The death of Aretha Franklin worked its way into all facets of news this past week. Not just entertainment news, but political reporters, social activists and people from many walks of life commented on her impact. The outpouring of sadness at her passing reminds me that there are many ways you can make a mark in this world, many ways you can touch others’ lives. Not all of us, really not many of us, are likely to be as well-known or well-remembered as Aretha Franklin. But the breadth of our visibility isn’t where it’s at. For me (and many others), it’s a purpose, a mission.
Aretha Franklin died from a form of pancreatic cancer. She wasn’t that old – only 76. My dad passed away more than 10 years ago, also from pancreatic cancer. It’s a reminder that there are many diseases where we don’t have a cure or even a particularly effective or life-prolonging therapy. These unconquered areas are why the startup world can hold so much promise.
But I wonder sometimes if those missions get lost somewhere in the ever-growing focus on fortune and fame. Take some of the most common reported stories in biotech news. It is who is getting funding and just how many millions of dollars are pouring in. Or another one of my “favorites” (or truthfully anti-favorites), which CEO of pharma is making the most money.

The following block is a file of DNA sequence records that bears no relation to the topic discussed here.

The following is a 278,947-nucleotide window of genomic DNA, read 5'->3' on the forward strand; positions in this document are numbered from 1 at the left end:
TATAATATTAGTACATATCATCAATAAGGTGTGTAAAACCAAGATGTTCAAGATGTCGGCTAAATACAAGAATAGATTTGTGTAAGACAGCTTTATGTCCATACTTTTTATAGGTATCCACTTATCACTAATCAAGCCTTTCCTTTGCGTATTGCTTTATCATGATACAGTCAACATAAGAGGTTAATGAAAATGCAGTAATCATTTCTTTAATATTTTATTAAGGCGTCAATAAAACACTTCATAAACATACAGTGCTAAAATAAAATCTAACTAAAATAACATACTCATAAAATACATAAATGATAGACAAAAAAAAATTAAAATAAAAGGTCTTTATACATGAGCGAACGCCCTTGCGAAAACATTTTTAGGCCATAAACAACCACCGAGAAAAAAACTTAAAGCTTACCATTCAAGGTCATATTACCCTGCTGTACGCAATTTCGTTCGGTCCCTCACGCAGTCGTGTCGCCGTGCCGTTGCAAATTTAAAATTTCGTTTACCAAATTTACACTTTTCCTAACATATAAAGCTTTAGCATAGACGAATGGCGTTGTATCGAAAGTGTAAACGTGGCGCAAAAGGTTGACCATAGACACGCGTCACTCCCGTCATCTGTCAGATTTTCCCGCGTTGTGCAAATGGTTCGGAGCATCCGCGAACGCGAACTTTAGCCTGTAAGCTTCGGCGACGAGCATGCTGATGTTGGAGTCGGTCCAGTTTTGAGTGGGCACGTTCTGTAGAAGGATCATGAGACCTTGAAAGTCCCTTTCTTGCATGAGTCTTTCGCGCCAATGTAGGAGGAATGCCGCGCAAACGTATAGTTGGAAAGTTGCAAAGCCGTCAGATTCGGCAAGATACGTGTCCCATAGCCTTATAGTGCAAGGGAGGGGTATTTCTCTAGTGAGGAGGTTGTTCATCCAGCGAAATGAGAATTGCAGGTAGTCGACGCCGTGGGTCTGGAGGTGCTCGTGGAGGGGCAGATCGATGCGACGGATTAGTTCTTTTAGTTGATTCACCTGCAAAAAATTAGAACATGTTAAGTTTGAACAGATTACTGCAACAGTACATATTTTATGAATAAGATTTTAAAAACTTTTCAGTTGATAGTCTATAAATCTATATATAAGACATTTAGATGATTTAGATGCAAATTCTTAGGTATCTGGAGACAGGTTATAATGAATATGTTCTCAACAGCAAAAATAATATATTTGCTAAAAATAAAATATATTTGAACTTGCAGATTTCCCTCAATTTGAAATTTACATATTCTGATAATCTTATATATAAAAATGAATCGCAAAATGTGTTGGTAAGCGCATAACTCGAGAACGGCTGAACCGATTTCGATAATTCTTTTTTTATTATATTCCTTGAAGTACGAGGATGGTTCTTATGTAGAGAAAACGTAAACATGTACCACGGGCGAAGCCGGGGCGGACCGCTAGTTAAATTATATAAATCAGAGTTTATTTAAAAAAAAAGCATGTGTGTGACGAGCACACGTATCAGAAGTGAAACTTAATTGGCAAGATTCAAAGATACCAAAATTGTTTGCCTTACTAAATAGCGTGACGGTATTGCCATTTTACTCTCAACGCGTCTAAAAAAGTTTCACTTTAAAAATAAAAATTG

I realize money is a necessary part of building a company – having sufficient resources to attract talent, to carry out research and product development, to market. It’s necessary for companies to make money and returns for investors. Even so, does the purpose get buried under all of this? Does the goal become lost or obscured?
I spoke to a founder of a startup just the other day who told me how she went into her field because her dad died from a neurodegenerative disease. She wanted to find a treatment for others that wasn’t available to her dad. It renewed my faith to hear that, to see someone with a difficult problem and a not-so-straightforward path, commit to that goal. It’s not the first time I have encountered such a purpose-driven startup, but it was nice to have that reminder again.
And I don’t think this sense of purpose is limited to founders or to researchers. Many roles in the startup world, including investors, and yes, attorneys can have a similar purpose. Their roles in supporting startups can be critical to a company’s survival. And if that company has the breakthrough idea, the one we hope will bring new therapies and cures – then survival and support to the finish line is critical.